Israel's AG Defends Detention of Migrants for Minor Crimes

During a tour of south Tel Aviv, Yehuda Weinstein says new regulations, under which migrants can face prolonged incarceration for relatively minor offenses, are meant to fight illegal immigration.

The government is enforcing new regulations, under which migrants can face prolonged incarceration for relatively minor offenses, Attorney General Yehuda Weinstein said Monday, during a tour of south Tel Aviv’s Levinsky Park and the Neveh Sha’anan neighborhood, where many African migrants live

“We have lowered the threshold for offenses that are a real threat to public safety and we are strict about this threshold,” Weinstein said.

Referring to two recent cases in which Sudanese migrants were imprisoned without being brought before a court, Weinstein said that it was right that both suspects had been subsequently released. “I don’t regret it for a moment… It says nothing about future cases. Each case will be examined individually,“ he said, during a discussion with members of a grass-roots neighborhood action group.

Neither of the suspects, one of whom was held on suspicion of stealing a bicycle and the other on suspicion of rape, was ever charged.

Sudanese migrant and actor Babiker Ibrahim, who was held on the bicycle charge, approached Weinstein during the visit, shook his hand, and asked him to annul the regulation. “Please change this law. I was a victim of this law and there are many more victims still in Saharonim,” Ibrahim said, referring to the Negev detention facility for migrants.

Weinstein said during his visit that Israel had difficulty containing “large numbers of infiltrators” and that the government’s policy was - and would remain - to fight illegal immigration. While the state had succeeded in stemming the flow of migrants by building a fence on the border with Egypt and introducing new legislation, “problems still exist with regard to those who are already here,” Weinstein said. “I have no doubt they present difficulty that cannot be taken lightly by the residents of the area - and not only by them.”

The state was responding proportionately to the situation, said Weinstein, who was accompanied by members of his staff, including deputy attorney general Raz Nezri. “Every person has a right to human dignity. The Sudanese and the Eritreans are entitled to human dignity. They are entitled to be treated with respect. [But] I do not ignore the human dignity of the people who have been living here since the early days, dozens of people, whose lives have suddenly changed. This needs to be dealt with and it will be dealt with.”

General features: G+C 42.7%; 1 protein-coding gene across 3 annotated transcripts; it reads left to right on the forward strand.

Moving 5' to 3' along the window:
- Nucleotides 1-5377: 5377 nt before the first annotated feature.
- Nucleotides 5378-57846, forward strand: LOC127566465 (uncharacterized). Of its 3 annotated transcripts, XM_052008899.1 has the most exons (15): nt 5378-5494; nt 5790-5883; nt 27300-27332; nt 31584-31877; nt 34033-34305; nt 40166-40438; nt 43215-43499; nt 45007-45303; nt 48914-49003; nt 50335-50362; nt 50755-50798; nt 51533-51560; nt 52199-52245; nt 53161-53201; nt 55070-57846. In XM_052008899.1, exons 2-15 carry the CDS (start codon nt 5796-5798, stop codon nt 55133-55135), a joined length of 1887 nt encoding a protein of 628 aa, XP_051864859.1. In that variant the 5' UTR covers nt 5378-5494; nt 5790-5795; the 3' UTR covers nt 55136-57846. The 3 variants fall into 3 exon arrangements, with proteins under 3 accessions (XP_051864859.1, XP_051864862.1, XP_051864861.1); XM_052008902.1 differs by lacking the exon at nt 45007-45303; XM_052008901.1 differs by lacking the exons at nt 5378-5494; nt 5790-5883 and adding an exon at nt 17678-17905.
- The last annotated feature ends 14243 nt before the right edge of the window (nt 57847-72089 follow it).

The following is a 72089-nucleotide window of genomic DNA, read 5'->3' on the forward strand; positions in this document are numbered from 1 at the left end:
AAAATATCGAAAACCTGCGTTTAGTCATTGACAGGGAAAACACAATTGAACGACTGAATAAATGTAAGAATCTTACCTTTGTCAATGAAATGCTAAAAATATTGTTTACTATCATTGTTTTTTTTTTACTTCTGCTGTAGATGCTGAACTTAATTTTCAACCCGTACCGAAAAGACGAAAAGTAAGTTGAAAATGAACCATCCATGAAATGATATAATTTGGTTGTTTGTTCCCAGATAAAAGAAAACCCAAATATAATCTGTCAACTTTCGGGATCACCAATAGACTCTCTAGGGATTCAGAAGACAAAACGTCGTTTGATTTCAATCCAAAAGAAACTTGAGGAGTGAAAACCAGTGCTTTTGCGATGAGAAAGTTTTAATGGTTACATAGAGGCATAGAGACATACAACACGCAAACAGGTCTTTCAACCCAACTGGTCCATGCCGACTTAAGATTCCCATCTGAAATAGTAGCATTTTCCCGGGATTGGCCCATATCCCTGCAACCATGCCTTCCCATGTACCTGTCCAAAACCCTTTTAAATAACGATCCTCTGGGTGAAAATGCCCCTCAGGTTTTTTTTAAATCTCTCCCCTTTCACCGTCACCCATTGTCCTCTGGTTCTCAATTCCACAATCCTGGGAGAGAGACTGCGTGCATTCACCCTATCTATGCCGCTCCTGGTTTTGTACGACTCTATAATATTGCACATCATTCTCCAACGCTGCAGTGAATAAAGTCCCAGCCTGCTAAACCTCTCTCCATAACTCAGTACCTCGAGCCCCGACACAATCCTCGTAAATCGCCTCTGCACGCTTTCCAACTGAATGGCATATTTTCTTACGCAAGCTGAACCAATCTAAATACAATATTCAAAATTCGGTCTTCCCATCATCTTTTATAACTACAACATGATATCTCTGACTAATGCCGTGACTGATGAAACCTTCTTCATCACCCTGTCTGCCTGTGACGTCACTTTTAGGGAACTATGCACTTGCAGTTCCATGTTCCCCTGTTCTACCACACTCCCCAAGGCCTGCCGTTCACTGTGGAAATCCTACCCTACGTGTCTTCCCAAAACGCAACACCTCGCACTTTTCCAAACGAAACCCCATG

Israeli residents of south Tel Aviv protested during the attorney general’s visit, accusing the government of abandoning them. “Nobody wants to live in Africa,” said Zahava Shirazi, 80, who lives near the old Central Bus station. “I can’t sell my apartment. At night I don’t leave the house. I am afraid.”

The chairman of the neighborhood action group, city councilman Shlomo Maslawi, who was one of the driving forces behind Weinstein’s tour the area, criticized the release of people arrested under the new regulations. “Infiltrators feel they can do everything here. It’s become hell. The social systems have collapsed. We expect the attorney general to understand that there is a real problem here, a national problem. There’s a problem of law enforcement,” Maslawi said.

Several loud arguments erupted between migrants and Israeli residents of the neighborhood during Weinstein’s tour. “Go back to Africa,” residents called out. “You’re not an Israeli,” a Sudanese migrant shouted back. Weinstein, who was accompanied by Border Police and surrounded by journalists and photographers, tried to stay out of the arguments. He spoke only briefly with the migrants and the residents, mainly listening to them.

A representative of the Population, Immigration and Border Authority told Weinstein that most of the businesses in the area were operated by Sudanese and Eritrean migrants. Arik Shua, the director of Tel Aviv municipality’s neighborhoods and quarters department, added that Israelis owned most of the businesses, but the migrants operated them. Weinstein promised to call a special meeting of the heads of local authorities and their legal advisers to discuss ways of limiting the granting of business licenses to African migrants.

“There are things that quite surprised me,” the attorney general said afterwards. “I thought I had solved the issue of the business licenses when I decided that we would enforce the law. It turns out that things on the ground are not exactly as they seem. We will look into this matter.”

While Weinstein was touring south Tel Aviv, the city’s mayor, Ron Huldai, was answering a query by city council member Sharon Luzon about businesses belonging to migrants. Luzon’s query followed a report in Haaretz that Eritreans, even those with work permits, were being refused business licenses. Such a policy was “discriminatory, selective, immoral and dubiously legal,” Luzon said.

Huldai responded that ”one of the serious problems we are dealing with is the ability to enforce the law against illegal businesses or those that contravene the conditions of their license. As opposed to what you claim, this does not negate a person’s ability to earn a living, but rather the ability of temporary foreigners to become business owners. There is nothing to prevent them making a living in the framework of their temporary work permits.”

Deputy Mayor Arnon Giladi said he welcomed the city’s decision “not to allow infiltrators to open businesses or strengthen themselves economically” in the city. “We must act in other ways to get them out of the city as fast as possible,” he said.

Nevertheless, the municipality decided recently that businesspeople in the process of receiving their licenses and who met all conditions could complete the process.

Nir Kedar